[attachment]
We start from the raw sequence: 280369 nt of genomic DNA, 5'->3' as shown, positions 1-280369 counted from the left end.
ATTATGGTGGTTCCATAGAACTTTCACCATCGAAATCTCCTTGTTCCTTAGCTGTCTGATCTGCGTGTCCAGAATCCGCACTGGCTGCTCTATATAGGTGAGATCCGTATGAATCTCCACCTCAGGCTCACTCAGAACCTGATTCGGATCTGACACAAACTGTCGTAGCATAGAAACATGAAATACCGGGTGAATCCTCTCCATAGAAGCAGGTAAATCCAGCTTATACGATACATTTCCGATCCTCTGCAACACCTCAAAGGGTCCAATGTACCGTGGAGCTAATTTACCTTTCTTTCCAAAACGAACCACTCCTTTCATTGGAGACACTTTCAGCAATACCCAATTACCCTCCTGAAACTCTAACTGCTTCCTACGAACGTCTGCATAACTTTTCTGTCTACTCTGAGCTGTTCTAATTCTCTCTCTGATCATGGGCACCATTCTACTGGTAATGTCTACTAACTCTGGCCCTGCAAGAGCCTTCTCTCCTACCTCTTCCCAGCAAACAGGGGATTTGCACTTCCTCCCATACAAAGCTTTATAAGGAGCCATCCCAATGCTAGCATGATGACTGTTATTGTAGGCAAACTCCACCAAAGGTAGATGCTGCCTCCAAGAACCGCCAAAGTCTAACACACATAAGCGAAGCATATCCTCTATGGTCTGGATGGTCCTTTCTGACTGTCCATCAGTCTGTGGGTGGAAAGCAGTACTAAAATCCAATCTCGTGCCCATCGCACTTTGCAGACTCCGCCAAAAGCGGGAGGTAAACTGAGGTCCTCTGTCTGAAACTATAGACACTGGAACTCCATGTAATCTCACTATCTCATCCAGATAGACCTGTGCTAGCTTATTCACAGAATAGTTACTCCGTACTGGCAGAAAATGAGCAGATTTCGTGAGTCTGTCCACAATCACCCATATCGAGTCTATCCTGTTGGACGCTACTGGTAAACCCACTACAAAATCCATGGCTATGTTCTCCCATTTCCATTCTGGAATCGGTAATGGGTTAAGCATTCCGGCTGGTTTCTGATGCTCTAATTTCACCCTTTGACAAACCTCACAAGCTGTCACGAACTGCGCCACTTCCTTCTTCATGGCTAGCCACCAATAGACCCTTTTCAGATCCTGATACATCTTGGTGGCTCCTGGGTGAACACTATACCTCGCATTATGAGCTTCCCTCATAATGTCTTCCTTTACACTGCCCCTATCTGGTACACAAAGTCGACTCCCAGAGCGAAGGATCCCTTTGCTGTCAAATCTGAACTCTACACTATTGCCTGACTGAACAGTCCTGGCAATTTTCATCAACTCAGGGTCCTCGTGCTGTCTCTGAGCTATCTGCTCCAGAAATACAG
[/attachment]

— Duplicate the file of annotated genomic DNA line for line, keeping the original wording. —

We start from the raw sequence: 280369 nt of genomic DNA, 5'->3' as shown, positions 1-280369 counted from the left end.
ATTATGGTGGTTCCATAGAACTTTCACCATCGAAATCTCCTTGTTCCTTAGCTGTCTGATCTGCGTGTCCAGAATCCGCACTGGCTGCTCTATATAGGTGAGATCCGTATGAATCTCCACCTCAGGCTCACTCAGAACCTGATTCGGATCTGACACAAACTGTCGTAGCATAGAAACATGAAATACCGGGTGAATCCTCTCCATAGAAGCAGGTAAATCCAGCTTATACGATACATTTCCGATCCTCTGCAACACCTCAAAGGGTCCAATGTACCGTGGAGCTAATTTACCTTTCTTTCCAAAACGAACCACTCCTTTCATTGGAGACACTTTCAGCAATACCCAATTACCCTCCTGAAACTCTAACTGCTTCCTACGAACGTCTGCATAACTTTTCTGTCTACTCTGAGCTGTTCTAATTCTCTCTCTGATCATGGGCACCATTCTACTGGTAATGTCTACTAACTCTGGCCCTGCAAGAGCCTTCTCTCCTACCTCTTCCCAGCAAACAGGGGATTTGCACTTCCTCCCATACAAAGCTTTATAAGGAGCCATCCCAATGCTAGCATGATGACTGTTATTGTAGGCAAACTCCACCAAAGGTAGATGCTGCCTCCAAGAACCGCCAAAGTCTAACACACATAAGCGAAGCATATCCTCTATGGTCTGGATGGTCCTTTCTGACTGTCCATCAGTCTGTGGGTGGAAAGCAGTACTAAAATCCAATCTCGTGCCCATCGCACTTTGCAGACTCCGCCAAAAGCGGGAGGTAAACTGAGGTCCTCTGTCTGAAACTATAGACACTGGAACTCCATGTAATCTCACTATCTCATCCAGATAGACCTGTGCTAGCTTATTCACAGAATAGTTACTCCGTACTGGCAGAAAATGAGCAGATTTCGTGAGTCTGTCCACAATCACCCATATCGAGTCTATCCTGTTGGACGCTACTGGTAAACCCACTACAAAATCCATGGCTATGTTCTCCCATTTCCATTCTGGAATCGGTAATGGGTTAAGCATTCCGGCTGGTTTCTGATGCTCTAATTTCACCCTTTGACAAACCTCACAAGCTGTCACGAACTGCGCCACTTCCTTCTTCATGGCTAGCCACCAATAGACCCTTTTCAGATCCTGATACATCTTGGTGGCTCCTGGGTGAACACTATACCTCGCATTATGAGCTTCCCTCATAATGTCTTCCTTTACACTGCCCCTATCTGGTACACAAAGTCGACTCCCAGAGCGAAGGATCCCTTTGCTGTCAAATCTGAACTCTACACTATTGCCTGACTGAACAGTCCTGGCAATTTTCATCAACTCAGGGTCCTCGTGCTGTCTCTGAGCTATCTGCTCCAGAAATACAG